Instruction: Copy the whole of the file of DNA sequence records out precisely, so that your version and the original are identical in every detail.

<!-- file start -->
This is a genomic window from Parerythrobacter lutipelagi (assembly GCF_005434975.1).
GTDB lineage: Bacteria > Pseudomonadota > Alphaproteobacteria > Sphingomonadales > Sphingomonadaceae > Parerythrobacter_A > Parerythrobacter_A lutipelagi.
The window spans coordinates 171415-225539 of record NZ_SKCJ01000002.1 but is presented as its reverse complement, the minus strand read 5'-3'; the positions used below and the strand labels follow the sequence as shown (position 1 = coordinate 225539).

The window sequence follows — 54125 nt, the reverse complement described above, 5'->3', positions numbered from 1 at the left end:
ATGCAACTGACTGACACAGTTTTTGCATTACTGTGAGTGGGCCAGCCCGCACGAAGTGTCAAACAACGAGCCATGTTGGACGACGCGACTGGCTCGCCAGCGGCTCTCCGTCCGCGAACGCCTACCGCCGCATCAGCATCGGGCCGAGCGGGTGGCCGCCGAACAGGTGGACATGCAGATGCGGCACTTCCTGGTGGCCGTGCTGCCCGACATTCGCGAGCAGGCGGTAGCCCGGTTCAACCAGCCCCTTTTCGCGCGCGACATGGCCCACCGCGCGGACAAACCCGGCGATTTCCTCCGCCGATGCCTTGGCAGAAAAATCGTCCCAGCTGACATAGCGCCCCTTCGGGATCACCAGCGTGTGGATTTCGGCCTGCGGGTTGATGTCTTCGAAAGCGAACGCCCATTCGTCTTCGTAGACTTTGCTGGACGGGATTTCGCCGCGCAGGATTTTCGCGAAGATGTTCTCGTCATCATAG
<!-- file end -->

This is a genomic window from Parerythrobacter lutipelagi (assembly GCF_005434975.1).
GTDB lineage: Bacteria > Pseudomonadota > Alphaproteobacteria > Sphingomonadales > Sphingomonadaceae > Parerythrobacter_A > Parerythrobacter_A lutipelagi.
The window spans coordinates 171415-225539 of record NZ_SKCJ01000002.1 but is presented as its reverse complement, the minus strand read 5'-3'; the positions used below and the strand labels follow the sequence as shown (position 1 = coordinate 225539).

The window sequence follows — 54125 nt, the reverse complement described above, 5'->3', positions numbered from 1 at the left end:
ATGCAACTGACTGACACAGTTTTTGCATTACTGTGAGTGGGCCAGCCCGCACGAAGTGTCAAACAACGAGCCATGTTGGACGACGCGACTGGCTCGCCAGCGGCTCTCCGTCCGCGAACGCCTACCGCCGCATCAGCATCGGGCCGAGCGGGTGGCCGCCGAACAGGTGGACATGCAGATGCGGCACTTCCTGGTGGCCGTGCTGCCCGACATTCGCGAGCAGGCGGTAGCCCGGTTCAACCAGCCCCTTTTCGCGCGCGACATGGCCCACCGCGCGGACAAACCCGGCGATTTCCTCCGCCGATGCCTTGGCAGAAAAATCGTCCCAGCTGACATAGCGCCCCTTCGGGATCACCAGCGTGTGGATTTCGGCCTGCGGGTTGATGTCTTCGAAAGCGAACGCCCATTCGTCTTCGTAGACTTTGCTGGACGGGATTTCGCCGCGCAGGATTTTCGCGAAGATGTTCTCGTCATCATAG